Category: policy

  • the responsibility we have as software engineers

    I had the chance to chat this week with the very awesome Kate Heddleston who mentioned that she’s been thinking a lot about the ethics of being a software engineer, something she just spoke about at PyCon Sweden. It brought me back to a post I wrote a few years ago, where I said: There’s this […]

  • Letter to President Obama on Surveillance and Freedom

    Dear President Obama, My name is Ben Adida. I am 36, married, two kids, working in Silicon Valley as a software engineer with a strong background in security. I’ve worked on the security of voting systems and health systems, on web browsers and payment systems. I enthusiastically voted for you three times: in the 2008 […]

  • The Onus is on Scientists – Shame on the AAAS

    The American Association for the Advancement of Science (AAAS) has just come out against California’s Proposition 37, which would mandate the labeling of genetically-modified foods. In my opinion, the AAAS has failed its duty as promoters of Good Science. The question is not whether genetically-modified foods are safe. I see the benefits, and I see […]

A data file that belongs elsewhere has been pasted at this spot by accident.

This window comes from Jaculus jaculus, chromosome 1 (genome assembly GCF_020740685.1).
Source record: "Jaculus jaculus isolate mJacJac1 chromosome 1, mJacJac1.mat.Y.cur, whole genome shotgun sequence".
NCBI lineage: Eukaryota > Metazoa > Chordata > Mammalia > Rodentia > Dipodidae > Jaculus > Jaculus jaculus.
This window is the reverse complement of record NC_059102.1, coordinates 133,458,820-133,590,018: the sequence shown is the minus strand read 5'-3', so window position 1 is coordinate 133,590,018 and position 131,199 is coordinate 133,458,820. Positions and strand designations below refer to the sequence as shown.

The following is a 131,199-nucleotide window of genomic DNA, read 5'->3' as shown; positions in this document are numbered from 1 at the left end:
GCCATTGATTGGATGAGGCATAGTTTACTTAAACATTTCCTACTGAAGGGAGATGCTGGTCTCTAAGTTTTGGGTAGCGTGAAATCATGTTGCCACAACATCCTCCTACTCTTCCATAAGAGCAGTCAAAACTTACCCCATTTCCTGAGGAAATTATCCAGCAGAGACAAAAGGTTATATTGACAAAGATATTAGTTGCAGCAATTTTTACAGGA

• an ode to lessig’s optimism, taking on gigantic challenges… and a quibble

    Last night, I went to see Lessig pitch his latest book, Republic, Lost. His latest spiel is fantastic, fine-tuned, gripping, thrilling, inspiring. I’ve been an avid fan of Lessigian story-telling for 13 years now. The way he sets up his argument, the way he goes far beyond the obvious, far beyond the quick fix, and […]

  • with great power…

    When Arvind writes something, I tend to wait until I have a quiet moment to read it, because it usually packs a particularly high signal to noise ratio. His latest post In Silicon Valley, Great Power but No Responsibility, is awesome: We’re at a unique time in history in terms of technologists having so much […]

  • intelligently designing trust

    For the past week, every security expert’s been talking about Comodo-Gate. I find it fascinating: Comodo-Gate goes to the core of how we handle trust and how web architecture evolves. And in the end, this crisis provides a rare opportunity. warning signs Last year, Chris Soghoian and Sid Stamm published a paper, Certified Lies [PDF], […]